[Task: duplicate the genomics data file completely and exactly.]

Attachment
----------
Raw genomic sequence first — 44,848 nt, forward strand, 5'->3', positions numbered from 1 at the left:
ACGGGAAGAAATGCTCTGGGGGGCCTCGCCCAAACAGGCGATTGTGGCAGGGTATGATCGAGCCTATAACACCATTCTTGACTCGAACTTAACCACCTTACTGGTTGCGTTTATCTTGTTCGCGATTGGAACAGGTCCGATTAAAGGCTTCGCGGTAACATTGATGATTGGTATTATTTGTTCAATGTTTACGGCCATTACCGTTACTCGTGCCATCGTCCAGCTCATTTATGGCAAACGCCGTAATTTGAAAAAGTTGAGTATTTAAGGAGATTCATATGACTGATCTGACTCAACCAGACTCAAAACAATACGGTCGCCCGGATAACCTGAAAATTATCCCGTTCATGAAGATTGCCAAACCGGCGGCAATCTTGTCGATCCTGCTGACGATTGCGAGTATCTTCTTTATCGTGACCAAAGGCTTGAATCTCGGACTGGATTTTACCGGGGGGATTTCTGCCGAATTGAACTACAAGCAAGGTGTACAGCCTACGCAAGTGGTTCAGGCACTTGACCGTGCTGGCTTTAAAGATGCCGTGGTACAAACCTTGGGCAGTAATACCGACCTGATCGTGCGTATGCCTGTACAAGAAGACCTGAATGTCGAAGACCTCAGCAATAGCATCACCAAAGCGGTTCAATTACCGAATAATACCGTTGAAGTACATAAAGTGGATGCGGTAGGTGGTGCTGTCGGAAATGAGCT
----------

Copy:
Raw genomic sequence first — 44,848 nt, forward strand, 5'->3', positions numbered from 1 at the left:
ACGGGAAGAAATGCTCTGGGGGGCCTCGCCCAAACAGGCGATTGTGGCAGGGTATGATCGAGCCTATAACACCATTCTTGACTCGAACTTAACCACCTTACTGGTTGCGTTTATCTTGTTCGCGATTGGAACAGGTCCGATTAAAGGCTTCGCGGTAACATTGATGATTGGTATTATTTGTTCAATGTTTACGGCCATTACCGTTACTCGTGCCATCGTCCAGCTCATTTATGGCAAACGCCGTAATTTGAAAAAGTTGAGTATTTAAGGAGATTCATATGACTGATCTGACTCAACCAGACTCAAAACAATACGGTCGCCCGGATAACCTGAAAATTATCCCGTTCATGAAGATTGCCAAACCGGCGGCAATCTTGTCGATCCTGCTGACGATTGCGAGTATCTTCTTTATCGTGACCAAAGGCTTGAATCTCGGACTGGATTTTACCGGGGGGATTTCTGCCGAATTGAACTACAAGCAAGGTGTACAGCCTACGCAAGTGGTTCAGGCACTTGACCGTGCTGGCTTTAAAGATGCCGTGGTACAAACCTTGGGCAGTAATACCGACCTGATCGTGCGTATGCCTGTACAAGAAGACCTGAATGTCGAAGACCTCAGCAATAGCATCACCAAAGCGGTTCAATTACCGAATAATACCGTTGAAGTACATAAAGTGGATGCGGTAGGTGGTGCTGTCGGAAATGAGCT